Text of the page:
Ishikawa: Kanazawa’s Omicho Market marks 300th anniversary

The Yomiuri Shimbun
People walk in the Omicho Market on April 22.

KANAZAWA — It has been 300 years since the opening of the Omicho Market, known as the kitchen of Kanazawa. To celebrate, the market held a stamp rally in which participants can win shopping coupons. While there are fewer tourists amid the pandemic, the market will also hold a customer appreciation day during which special deals will be offered to draw in local customers. A commemorative ceremony was held on April 22 for those involved in the market.

The Omicho Market started in 1721 as a consolidation of markets dotted around the Asanogawa river and Saigawa river, and it prospered as a market for the Kaga clan, according to the market’s shopping street promotion association. During the Meiji period (1868-1912), the market was lined with wholesalers, intermediate traders and retail stores, but with the opening of the Kanazawa City Central Wholesale Market, it became a shopping district specializing in retail. There are about 170 stores today.

The Omicho Market enjoyed popularity among local residents for a long time, but it began attracting many tourists after the opening of the Hokuriku Shinkansen line in 2015, with annual visitors to the market reaching about 7 million, or an increase of 60% over the level seen before the Shinkansen line opened. But fewer local residents visited it to avoid crowds.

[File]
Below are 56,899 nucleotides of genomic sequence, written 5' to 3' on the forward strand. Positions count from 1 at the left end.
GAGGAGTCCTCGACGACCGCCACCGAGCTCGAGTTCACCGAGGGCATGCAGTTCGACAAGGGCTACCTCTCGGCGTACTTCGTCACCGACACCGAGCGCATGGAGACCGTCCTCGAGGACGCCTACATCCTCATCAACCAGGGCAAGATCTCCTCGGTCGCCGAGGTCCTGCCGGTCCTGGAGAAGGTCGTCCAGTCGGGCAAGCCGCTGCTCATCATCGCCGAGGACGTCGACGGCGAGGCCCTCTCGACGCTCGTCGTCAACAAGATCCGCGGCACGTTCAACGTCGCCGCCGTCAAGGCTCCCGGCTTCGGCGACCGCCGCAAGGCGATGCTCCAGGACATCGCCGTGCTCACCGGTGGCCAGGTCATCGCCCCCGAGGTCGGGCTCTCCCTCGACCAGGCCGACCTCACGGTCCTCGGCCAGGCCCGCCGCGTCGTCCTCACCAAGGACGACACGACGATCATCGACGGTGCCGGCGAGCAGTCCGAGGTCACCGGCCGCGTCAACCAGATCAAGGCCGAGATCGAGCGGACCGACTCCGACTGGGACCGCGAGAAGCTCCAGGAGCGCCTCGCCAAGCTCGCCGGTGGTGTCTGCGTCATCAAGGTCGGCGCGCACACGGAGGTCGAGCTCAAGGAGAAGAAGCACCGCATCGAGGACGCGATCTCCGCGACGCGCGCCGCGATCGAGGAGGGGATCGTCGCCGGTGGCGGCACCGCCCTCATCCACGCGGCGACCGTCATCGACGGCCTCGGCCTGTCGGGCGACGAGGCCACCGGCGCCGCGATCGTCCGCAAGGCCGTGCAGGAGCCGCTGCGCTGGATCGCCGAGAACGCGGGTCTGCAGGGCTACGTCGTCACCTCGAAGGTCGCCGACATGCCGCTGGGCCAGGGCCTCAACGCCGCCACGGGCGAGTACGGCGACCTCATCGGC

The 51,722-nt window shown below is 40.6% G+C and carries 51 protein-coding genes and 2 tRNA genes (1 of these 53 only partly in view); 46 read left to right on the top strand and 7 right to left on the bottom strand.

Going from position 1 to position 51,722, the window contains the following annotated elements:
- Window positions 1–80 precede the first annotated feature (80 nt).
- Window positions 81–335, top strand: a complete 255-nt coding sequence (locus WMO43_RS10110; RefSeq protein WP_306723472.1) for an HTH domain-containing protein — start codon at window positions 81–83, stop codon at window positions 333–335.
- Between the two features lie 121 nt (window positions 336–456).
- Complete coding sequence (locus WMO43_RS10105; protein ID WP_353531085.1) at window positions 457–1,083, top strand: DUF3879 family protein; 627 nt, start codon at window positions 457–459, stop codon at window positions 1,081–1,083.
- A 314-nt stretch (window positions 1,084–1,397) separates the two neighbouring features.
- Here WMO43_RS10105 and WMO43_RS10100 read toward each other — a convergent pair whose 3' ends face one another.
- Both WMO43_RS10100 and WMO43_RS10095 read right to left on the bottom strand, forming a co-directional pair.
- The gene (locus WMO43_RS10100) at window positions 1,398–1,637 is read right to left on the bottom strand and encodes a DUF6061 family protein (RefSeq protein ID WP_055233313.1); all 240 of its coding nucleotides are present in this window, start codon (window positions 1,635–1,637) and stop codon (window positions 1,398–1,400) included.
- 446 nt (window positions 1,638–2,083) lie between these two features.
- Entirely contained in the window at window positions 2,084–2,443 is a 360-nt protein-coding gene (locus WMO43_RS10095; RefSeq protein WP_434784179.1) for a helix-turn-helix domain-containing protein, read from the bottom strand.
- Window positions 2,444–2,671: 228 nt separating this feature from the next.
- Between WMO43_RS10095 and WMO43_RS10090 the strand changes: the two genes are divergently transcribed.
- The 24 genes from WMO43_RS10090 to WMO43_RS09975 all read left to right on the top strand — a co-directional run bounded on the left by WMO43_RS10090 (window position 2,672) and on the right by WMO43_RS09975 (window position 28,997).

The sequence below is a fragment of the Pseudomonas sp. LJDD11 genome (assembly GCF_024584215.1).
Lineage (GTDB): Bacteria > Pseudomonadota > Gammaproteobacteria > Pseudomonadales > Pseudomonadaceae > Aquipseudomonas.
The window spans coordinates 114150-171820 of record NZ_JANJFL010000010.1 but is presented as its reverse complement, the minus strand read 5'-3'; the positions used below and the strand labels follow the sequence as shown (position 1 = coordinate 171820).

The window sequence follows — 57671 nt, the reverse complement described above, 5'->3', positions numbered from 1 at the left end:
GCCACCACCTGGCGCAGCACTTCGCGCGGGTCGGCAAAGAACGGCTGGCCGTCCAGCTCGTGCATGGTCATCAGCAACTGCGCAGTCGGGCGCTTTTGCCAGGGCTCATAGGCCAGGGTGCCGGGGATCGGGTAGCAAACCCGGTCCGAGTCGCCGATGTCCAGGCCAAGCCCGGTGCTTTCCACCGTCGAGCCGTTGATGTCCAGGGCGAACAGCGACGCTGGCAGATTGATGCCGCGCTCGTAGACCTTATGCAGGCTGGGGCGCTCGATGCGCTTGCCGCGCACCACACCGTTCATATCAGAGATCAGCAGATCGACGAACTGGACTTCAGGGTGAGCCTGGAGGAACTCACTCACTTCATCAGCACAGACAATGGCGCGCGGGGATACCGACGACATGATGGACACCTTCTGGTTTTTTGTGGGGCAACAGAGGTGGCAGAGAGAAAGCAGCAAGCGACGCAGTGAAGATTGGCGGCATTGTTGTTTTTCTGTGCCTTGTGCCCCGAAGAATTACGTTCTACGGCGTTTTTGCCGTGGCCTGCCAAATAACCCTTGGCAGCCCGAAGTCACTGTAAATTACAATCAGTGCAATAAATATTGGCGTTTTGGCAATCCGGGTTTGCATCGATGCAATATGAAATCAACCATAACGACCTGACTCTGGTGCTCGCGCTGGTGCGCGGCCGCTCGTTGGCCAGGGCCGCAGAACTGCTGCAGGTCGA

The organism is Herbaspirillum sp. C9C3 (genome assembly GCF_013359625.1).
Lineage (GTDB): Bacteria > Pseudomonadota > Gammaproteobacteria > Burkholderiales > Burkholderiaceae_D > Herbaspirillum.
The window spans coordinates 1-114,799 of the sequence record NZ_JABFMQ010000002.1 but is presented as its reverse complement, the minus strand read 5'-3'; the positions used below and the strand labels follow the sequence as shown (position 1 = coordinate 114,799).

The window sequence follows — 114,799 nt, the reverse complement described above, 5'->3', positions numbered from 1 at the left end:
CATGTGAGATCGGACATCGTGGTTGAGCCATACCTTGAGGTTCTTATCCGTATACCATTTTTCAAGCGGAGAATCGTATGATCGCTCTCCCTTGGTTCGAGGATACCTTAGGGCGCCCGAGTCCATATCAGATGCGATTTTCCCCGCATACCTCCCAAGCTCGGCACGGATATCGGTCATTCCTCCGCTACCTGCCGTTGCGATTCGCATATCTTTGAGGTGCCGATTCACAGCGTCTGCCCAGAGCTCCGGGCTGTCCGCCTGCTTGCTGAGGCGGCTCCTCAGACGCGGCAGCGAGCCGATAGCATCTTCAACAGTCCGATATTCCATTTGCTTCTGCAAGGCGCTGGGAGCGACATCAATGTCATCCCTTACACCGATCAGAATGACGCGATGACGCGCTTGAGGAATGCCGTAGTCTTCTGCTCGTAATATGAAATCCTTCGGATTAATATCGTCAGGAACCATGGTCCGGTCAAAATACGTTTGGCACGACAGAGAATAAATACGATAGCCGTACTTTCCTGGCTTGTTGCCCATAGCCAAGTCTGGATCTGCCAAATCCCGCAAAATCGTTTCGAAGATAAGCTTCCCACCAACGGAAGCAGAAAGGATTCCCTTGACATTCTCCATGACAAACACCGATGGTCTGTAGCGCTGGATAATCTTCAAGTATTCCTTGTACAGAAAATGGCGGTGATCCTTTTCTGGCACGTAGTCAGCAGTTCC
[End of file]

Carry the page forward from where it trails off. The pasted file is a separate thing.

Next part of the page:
The Yomiuri Shimbun
Hajime Yoshimura, president of the Omicho Market shopping street promotion association, gives a speech at a ceremony marking 300 years of business in Kanazawa on April 22.

Due to the pandemic, visitors to the market dropped by as much as 80% to 90% last year. The association is working to promote the market especially among local customers in light of the tricentennial. As part of the festivities, on April 22, the association began inviting residents to become “Omicho supporters,” asking them to post event information or topics about the market on social media in the hopes of attracting young, local customers.

The association will also hold a customer appreciation day every month, offering special deals and one-hour free parking at nearby parking lots. The association also plans to post YouTube videos on topics such as how to prepare fish.

“We want to offer many ways for local customers to enjoy shopping at the market,” said an association official.

About 50 people, including those related to the market, attended the ceremony held at the market on April 22.

“I want to have the market evolve into a kitchen for local residents that responds to changes in their lifestyles and preferences, leading to the preservation of the history of the market,” said association president Hajime Yoshimura.